A 19-year-old driver who fatally struck two Massachusetts cyclists Saturday morning in Hampton, N.H., just hours after being pulled over for speeding in virtually the same location, faces charges of negligent homicide and second-degree assault, authorities said Tuesday.
James Reams, the Rockingham County attorney in New Hampshire, said Darriean Hess of Seabrook, N.H., was speeding when she veered across Route 1A, crossing a double line, and crashed into a group of cyclists taking part in an organized 100-mile ride along the coast.
Her speed was “not reasonable given the events that were taking place that day and all the warnings we had posted,” Reams said at a news conference. He would not specify how fast she was driving. “I’ll characterize it as excessive,” he said.
Reams also said inattention played a role in the crash.
Hess, who was driving without a license, had been stopped for speeding in nearly the exact spot just hours before the fatal crash. At 12:45 a.m. Saturday, she was pulled over for driving nearly twice the 30-mile-per-hour speed limit.
Pamela Wells, 60, of South Hamilton, and Elise Bouchard, 52, of Danvers, were killed in the crash. Wells and Bouchard were friends who had practiced for the Tri-State Seacoast Century ride all summer, along with Margo Heigh, a Danvers woman injured in the crash. A fourth rider, Uwe Uhmeyer, 60, of Essex, was also injured in the crash.
Family members of the cyclists could not be reached Tuesday.
Hess, who was arrested Tuesday afternoon, was charged with two counts of each offense, which, if convicted, carry a maximum of seven years in prison. She is scheduled to be arraigned Wednesday.
Reams said it was “too early to tell” whether additional charges would be filed against Hess. Reams would not say whether Hess was texting before the crash.
“We’ll follow this case where ever the evidence takes us,” he said, adding that witnesses are still being interviewed.
Pete Stidman, executive director of the Boston Cyclists Union, said large, organized rides are typically safer than riding alone, because bikers are more visible in a group.
Stidman said cyclists would take a measure of solace from the criminal charges.
“From all appearances this person shouldn’t have been on the road, and was driving erratically,” he said. “It’s a clear case when the police need to come down hard. We have to send a message to other drivers, especially younger drivers.”
In another fatal crash involving a cyclist, a 21-year-old from Massachusetts was killed in Ohio Monday evening when she was hit from behind by a sport utility vehicle.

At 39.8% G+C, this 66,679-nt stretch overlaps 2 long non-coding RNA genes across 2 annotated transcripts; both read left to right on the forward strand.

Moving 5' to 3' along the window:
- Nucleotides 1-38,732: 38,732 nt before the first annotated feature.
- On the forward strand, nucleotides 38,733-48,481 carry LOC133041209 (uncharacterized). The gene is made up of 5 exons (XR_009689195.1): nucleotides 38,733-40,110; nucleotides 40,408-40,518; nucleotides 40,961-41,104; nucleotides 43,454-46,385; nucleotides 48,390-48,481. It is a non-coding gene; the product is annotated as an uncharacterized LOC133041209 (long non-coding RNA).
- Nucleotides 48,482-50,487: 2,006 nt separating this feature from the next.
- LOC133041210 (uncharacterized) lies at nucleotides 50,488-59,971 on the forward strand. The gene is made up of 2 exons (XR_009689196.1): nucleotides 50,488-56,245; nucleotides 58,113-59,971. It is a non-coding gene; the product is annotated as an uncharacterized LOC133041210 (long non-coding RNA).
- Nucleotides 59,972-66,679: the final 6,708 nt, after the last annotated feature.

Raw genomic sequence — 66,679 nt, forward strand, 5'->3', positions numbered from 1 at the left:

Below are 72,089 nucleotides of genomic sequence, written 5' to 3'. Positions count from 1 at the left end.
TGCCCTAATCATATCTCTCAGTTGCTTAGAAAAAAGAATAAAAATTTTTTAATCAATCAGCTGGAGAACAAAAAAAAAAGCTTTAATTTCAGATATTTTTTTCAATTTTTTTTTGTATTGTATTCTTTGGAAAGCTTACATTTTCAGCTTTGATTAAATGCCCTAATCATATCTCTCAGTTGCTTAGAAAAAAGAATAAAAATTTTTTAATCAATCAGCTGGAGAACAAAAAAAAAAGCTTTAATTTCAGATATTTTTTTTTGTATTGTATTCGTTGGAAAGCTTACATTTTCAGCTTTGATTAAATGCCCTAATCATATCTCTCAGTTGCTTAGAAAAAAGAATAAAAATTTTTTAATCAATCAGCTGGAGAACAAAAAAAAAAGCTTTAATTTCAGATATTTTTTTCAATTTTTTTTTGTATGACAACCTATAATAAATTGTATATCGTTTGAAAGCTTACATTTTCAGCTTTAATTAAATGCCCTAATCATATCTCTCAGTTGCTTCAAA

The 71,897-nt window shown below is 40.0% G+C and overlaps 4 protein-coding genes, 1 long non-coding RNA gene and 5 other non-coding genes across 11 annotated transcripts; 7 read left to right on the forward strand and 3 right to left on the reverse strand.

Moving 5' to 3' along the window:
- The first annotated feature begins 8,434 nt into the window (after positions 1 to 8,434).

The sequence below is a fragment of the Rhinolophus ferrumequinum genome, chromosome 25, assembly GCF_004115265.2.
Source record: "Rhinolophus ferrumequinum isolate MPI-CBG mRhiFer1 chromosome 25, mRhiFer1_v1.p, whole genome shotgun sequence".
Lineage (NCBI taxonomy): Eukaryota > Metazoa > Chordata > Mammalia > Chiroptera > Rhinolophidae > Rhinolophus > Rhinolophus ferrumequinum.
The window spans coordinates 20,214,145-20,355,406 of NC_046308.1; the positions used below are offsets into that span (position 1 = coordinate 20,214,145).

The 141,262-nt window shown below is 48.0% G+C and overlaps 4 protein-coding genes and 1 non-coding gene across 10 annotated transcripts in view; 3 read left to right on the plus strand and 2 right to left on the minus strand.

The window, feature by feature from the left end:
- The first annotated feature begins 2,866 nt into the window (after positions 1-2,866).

Emilee Gagnon of Holliston was riding cross-county to California to raise money for a multiple sclerosis charity. The driver, a 49-year-old Ohio woman, was adjusting her visor to shield against the sun when she struck Gagnon, throwing her from her bicycle, law enforcement officials said. Gagnon was wearing a helmet but sustained fatal injuries.
Neither speed nor alcohol is considered a factor in the crash, which happened around 7:20 p.m. authorities said.
Gagnon was a free spirit who “grabbed life by the handfuls,” said the Rev. Bonnie Steinroeder of the First Congregational Church of Holliston, the church that Gagnon’s family attends. She was inspired to make the ride because of her grandfather, who has MS.
“She wanted to do this ride for him,” she said.
Gagnon was a cancer survivor herself, Steinroeder said, an experience that shaped her outlook on life.
“It made her pretty brave and it made her pretty tough,” she said. “She understood that you have to live every day to the fullest, and she did.”
Gagnon was a bright, vibrant presence who brought “joy to people’s lives,” she said.
“She lived life with great zest and gusto,” she said. “We would do well to live by her example.”
At Westfield State, Gagnon majored in art and minored in both French and ethnic and gender studies. She was named a Commonwealth Honors Scholar, a top academic distinction.
Jamie Wainright, a professor who chairs the art department, said Gagnon was a “delightful presence” known for her bright-colored clothes and creative hairstyles.
“She was literally a walking piece of art work herself,” she said. Gagnon had ridden in a number of charity cycling events, she said, and was a standout student.
A piece of Gagnon’s artwork is on display in the university’s honors center.
“Heartfelt sympathies from all of us at Westfield State University are with her family and many friends whose lives she touched so meaningfully,” university officials said in a statement.
The two recent fatal accidents follow the death of a 13-year-old boy in Hopkinton last week, who was struck by a 16-year-old driver as he rode his bike home.
The investigation into the crash is continuing; no charges have been filed.Peter Schworm can be reached at firstname.lastname@example.org. Follow him on Twitter @globepete.